Sunday, May 27, 2012

A Civil Contract review

A Civil Contract


On the heels of Devil's Club, this book is different in tone, characterization, and pacing. It is Jane Austen like and actually three of Austen novels are referred in the book. The set up is also akin to an Austen novel where there is a poor family and marriage as a way out of that. There are some really amusing supporting characters as well which is reminiscent of Austen. Unlike Austen, the protagonist is a Viscount in need of a rich wife.

This book is about a subtle romance or rather should I say, it's about two people getting to know each other in a marriage of convenience. It was fascinating to watch two generally good young people enter in a marriage of convenience and grow accustomed to one another. I just can't think of many stories where that happens and of course, it's no as prevalent as today so modern stories don't really feature this kind of theme. Though this kind of contrivance and the novel's love triangle remind me a lot of Korean dramas.

The narration kept referring to how plain, homelely and down right unpretty Jenny the female lead was. She could not have been that bad and honestly, one can overlook that sort of thing readily, but I guess it is a accurate to that society that they cared so much for her looks and mien. Still, she couldn't have been that ugly, I'm surprised Heyer didn't give her some redeeming physical feature other than her smile.

In any case, I don't think people expecting passionate romance like that of Devil's Club will be pleased with this novel. It's more serious, historically rooted (set at the time of Waterloo) and real. The dialogue and the conflict felt very real between the characters at times. A Civil Contract was published in 1961 some thirty years after Devil's Club so the author herself had matured.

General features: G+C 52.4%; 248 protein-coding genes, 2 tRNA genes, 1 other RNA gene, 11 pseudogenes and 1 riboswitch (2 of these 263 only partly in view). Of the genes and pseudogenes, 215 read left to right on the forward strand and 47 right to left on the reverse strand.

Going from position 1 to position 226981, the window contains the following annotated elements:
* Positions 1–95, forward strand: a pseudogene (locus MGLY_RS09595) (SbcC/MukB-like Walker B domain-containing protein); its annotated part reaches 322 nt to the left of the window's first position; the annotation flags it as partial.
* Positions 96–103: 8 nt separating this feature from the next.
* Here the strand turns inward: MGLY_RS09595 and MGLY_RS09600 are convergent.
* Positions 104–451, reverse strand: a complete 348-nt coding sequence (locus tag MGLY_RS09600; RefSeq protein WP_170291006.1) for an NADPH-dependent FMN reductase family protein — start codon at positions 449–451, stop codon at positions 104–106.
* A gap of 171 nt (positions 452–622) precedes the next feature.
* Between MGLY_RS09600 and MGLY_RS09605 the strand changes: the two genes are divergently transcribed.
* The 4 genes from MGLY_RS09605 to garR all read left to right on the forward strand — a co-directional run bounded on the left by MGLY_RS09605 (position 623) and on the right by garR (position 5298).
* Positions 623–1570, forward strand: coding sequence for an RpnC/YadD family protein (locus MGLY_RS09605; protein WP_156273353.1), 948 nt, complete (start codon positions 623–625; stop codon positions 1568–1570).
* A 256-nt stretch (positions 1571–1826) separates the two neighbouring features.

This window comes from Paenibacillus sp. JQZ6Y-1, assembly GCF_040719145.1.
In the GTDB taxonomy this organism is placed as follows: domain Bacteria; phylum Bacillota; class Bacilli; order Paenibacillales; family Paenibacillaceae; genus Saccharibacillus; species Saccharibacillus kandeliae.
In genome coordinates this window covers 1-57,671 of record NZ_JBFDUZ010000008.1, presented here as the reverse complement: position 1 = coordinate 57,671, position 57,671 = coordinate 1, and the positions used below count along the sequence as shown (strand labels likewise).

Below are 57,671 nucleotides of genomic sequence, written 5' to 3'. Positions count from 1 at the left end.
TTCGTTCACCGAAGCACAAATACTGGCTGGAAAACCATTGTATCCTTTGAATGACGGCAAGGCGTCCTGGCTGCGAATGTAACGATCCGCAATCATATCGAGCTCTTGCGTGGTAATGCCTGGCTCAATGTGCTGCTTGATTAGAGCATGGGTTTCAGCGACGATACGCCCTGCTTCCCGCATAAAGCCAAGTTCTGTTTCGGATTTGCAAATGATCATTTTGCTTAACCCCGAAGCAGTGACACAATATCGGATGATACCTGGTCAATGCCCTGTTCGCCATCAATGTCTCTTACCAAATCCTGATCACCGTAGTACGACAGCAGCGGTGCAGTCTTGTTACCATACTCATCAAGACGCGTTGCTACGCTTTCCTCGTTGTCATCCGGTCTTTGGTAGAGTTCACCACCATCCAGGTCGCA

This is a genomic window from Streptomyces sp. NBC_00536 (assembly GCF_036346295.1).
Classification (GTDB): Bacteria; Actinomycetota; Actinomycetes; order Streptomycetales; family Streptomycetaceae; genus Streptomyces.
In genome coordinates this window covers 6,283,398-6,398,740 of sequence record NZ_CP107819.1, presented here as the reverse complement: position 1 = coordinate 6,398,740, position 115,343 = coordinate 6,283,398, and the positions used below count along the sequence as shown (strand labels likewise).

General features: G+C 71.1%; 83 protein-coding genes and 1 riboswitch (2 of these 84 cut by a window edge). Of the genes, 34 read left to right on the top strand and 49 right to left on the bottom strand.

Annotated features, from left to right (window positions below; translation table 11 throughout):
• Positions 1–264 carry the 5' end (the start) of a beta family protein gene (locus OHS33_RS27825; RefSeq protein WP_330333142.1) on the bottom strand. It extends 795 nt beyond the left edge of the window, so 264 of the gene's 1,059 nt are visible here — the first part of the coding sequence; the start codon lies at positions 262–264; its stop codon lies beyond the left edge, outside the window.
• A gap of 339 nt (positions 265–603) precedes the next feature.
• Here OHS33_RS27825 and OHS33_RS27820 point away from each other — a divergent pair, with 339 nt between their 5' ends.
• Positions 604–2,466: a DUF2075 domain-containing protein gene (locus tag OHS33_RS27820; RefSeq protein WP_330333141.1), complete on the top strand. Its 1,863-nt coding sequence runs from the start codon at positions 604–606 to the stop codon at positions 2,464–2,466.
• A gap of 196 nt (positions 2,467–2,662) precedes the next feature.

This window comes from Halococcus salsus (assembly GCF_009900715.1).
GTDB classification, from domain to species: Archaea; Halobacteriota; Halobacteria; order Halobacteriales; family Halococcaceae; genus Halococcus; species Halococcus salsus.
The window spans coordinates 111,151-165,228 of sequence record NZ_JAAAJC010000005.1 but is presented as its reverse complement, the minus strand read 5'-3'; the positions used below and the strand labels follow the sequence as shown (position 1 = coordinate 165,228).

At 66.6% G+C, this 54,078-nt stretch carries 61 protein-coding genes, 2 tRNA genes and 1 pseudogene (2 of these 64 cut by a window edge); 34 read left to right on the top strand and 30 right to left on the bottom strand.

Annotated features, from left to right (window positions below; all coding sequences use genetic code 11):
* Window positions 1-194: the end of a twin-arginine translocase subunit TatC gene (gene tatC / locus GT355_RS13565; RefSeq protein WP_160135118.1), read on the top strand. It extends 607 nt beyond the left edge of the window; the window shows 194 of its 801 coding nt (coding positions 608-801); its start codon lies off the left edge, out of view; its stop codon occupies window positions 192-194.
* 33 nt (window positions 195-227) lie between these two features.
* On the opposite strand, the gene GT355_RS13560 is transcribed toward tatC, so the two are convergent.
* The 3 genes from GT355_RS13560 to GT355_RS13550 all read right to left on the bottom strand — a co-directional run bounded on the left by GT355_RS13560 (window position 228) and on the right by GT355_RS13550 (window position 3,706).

I liked this novel. It was more slow paced, but it was still interesting. I grew fond of the characters; they were all realistically flawed, but good people. I also like unconventional romances so this was right up my alley. I was impressed with the range Heyer showed in both these novels and it has made me a fan. I am now going to go through the rest of her novels.

First reviewed Aquatique. I've read a couple of Heyer books since reading A Civil Contract, but it remains one of my favourite Heyer novels so far.

3 comments:

Melissa @ Melissa's Bookshelf said...

While I liked this book, I can't say it's a favorite by Georgette Heyer. I prefer the fast-paced witty banter and crazy over-the-top characters, I guess. My mother actually detested this book, but I did like it for what it was and many of the same reasons you liked it. Great review -- thanks for sharing your thoughts! :-)

Athena said...

Thanks for the comment Melissa. As I read more Heyer, I realize this book was very unHeyer like in many ways which is why it turned off many people. I can like Heyer for the fluffy over the top stuff, but she still managed to be interesting and different in this novel. I don't really a lot of straight romance novels so it's new to me to read all these historical romances in a row. Thanks for your comment!

Nancy said...

I am surprised that your review called A Civil Contract serious,for I have always thought it to be Heyer's funniest work, and her best. She pokes fun of her characters in the delicate style Austen used. Her characters are outrageous and charming in their absurdities. Heyer's best, by far and I love all her books. My favorite author.